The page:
42km-Bora and CCC still setting the pace on the front, but have backed off the pace quite a bit. Richie Porte is sitting at the back AGAIN, this is such a bad habit and he could easily get caught out by a crash here
28.5km-CCC on the front to set the pace, they must be feeling really good about Greg van Avaermat. The only problem is, why do they ride for at the end? GVA or Matteo Trentin? Keep in mind that Trentin won on this same finish at the Tour back in 2013.
14km-Jumbo on the front with Sunweb right behind them, the pace is quite high and the peloton is nervous as we enter this tricky finale. A GC move could potentially get away and there is a ton of road furniture, so everyone has to be on their toes. Richie Porte is still not at the front, which is insane at a moment like this.
12.9km-Jumbo is on the front, which is smart.
Ineos comes up and overtakes them, but Bernal is at the back of the bunch and has to weave through the group on his own to get to the front. This is a huge mistake at a moment like this and shows a lack of on-road leadership. Note the white jerseys following them, Sunweb uses this to move up in the peloton and they execute the perfect race from this point on.
12.4km-The Ineos move to the front makes more sense when we see this insanely narrow road they all get funneled into.
11km-This squeeze really helps Sunweb. They have their entire squad at the front and most of the favorites for the stage have teammates stuck too far back. Michal Schar goes to the front to set pace for van Avermaet and/or Trentin, but goes to hard and accidentally launches Tiesj Benoot.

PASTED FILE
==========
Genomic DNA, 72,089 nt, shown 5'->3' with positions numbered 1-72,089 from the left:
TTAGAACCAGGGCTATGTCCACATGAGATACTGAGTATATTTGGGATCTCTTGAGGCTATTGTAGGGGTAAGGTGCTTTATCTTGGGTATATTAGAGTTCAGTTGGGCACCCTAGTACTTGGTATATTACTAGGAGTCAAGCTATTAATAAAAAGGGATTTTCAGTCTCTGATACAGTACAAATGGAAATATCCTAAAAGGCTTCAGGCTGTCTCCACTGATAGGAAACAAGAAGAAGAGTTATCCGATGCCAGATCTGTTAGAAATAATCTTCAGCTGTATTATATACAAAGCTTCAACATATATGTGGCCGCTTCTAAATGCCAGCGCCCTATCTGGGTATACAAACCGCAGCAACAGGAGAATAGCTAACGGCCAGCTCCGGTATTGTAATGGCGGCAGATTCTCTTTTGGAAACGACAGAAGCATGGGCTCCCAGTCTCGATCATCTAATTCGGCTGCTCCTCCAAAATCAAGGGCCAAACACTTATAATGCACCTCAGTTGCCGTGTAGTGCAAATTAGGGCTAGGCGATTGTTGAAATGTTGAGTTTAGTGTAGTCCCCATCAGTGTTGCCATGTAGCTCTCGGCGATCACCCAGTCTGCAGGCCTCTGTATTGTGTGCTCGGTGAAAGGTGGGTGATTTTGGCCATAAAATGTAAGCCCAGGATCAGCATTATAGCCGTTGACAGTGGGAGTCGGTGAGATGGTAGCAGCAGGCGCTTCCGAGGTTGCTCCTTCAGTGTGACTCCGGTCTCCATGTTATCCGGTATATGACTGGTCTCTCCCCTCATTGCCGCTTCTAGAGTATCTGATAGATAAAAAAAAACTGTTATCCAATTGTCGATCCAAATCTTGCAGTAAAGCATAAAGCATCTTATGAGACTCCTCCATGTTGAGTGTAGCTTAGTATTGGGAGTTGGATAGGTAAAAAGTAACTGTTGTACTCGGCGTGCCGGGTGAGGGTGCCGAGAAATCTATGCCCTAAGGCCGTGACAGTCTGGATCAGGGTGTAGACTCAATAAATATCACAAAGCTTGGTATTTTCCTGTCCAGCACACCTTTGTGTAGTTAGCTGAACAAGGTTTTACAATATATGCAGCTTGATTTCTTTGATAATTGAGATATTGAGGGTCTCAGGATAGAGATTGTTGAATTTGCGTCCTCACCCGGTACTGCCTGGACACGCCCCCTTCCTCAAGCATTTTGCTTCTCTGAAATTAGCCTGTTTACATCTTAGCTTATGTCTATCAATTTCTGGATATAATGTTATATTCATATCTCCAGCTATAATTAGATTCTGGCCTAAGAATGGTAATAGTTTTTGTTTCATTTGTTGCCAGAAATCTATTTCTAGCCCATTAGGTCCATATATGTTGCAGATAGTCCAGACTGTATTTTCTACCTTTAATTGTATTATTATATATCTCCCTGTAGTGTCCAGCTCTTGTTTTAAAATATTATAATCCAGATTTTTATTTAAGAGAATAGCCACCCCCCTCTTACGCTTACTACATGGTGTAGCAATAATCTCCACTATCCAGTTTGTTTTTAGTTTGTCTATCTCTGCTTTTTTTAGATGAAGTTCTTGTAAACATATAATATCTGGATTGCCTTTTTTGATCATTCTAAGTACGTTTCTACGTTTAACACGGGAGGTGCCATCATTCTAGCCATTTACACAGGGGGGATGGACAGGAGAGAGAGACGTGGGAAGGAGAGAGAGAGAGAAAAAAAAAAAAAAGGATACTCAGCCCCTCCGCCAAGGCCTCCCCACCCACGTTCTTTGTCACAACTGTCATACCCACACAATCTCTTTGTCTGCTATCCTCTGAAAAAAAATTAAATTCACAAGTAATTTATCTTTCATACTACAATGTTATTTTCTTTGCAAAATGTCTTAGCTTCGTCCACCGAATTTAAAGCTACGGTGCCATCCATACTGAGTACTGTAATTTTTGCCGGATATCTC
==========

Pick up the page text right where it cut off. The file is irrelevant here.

You can see at the top of the screenshot below that Schar (in orange) is way too far off the front. Benoot seizes the moment and attacks and Schar just oddly pulls off and its the end of his day. I have no idea why he didn’t meter his effort to begin with and then attempt to chase down Benoot.
10.3km-Kragh-Andersen counter attacks from the peloton. It takes a confident team to attack out of the peloton when their own riders is up the road. It means they know they are strong enough to get clear without pulling anyone else up the road.
-Marc Hirschi on the front of the peloton waiting for someone to bridge so he can jump on and get a free ride up there. You can see him on the far right in the screenshot below, just sitting on Lennard Kamna’s wheel, with a teammate right behind him. Sunweb has two riders off the front and two riders sitting at the front of the peloton waiting to counter when they are pulled back. This is absolutely picture-perfect teamwork from Sunweb.
8.5km-Porte has a problem with his bike and he’s really in trouble here since he has been sitting so far back. Has to switch bikes with a teammate and then chase back on.
7.4km-Benoot brought back by Bora’s Kamna, but then Kamna attacks solo. I don’t understand why? He should be sitting back with Sagan and using his energy to chase down moves.
6km-Porte catches back on to the peloton.
5.8km-Kamna is kind of screwing over the team, not saving energy to help Sagan later on and acting as a launchpad for attacks.
5.3km-And sure enough, Allaphillipe attacks out of the peloton, easily catches a dangling Thomas De Gendt and bridges up to Kamna, what is the plan for Bora here?
4.8km-The peloton is closing in, being led by Sagan, who is chasing his own teammate down, a total disaster from Bora here. GVA on his wheel.
4.1km-Marc Hirschi attacks, Sagan has to mark him personally, with GVA on his wheel. If Kamna had saved himself, he could have closed this move down instead of Sagan burning matches. Also, note how much harder this is for the GC favorites than it would be if a breakaway was up the road.
3.2km-Sagan pulls Hirschi back but he is dead in the water here. Stranded on the front of the peloton without any teammate, he slows down and is a sitting duck, unable to mark any moves that could be launched behind him.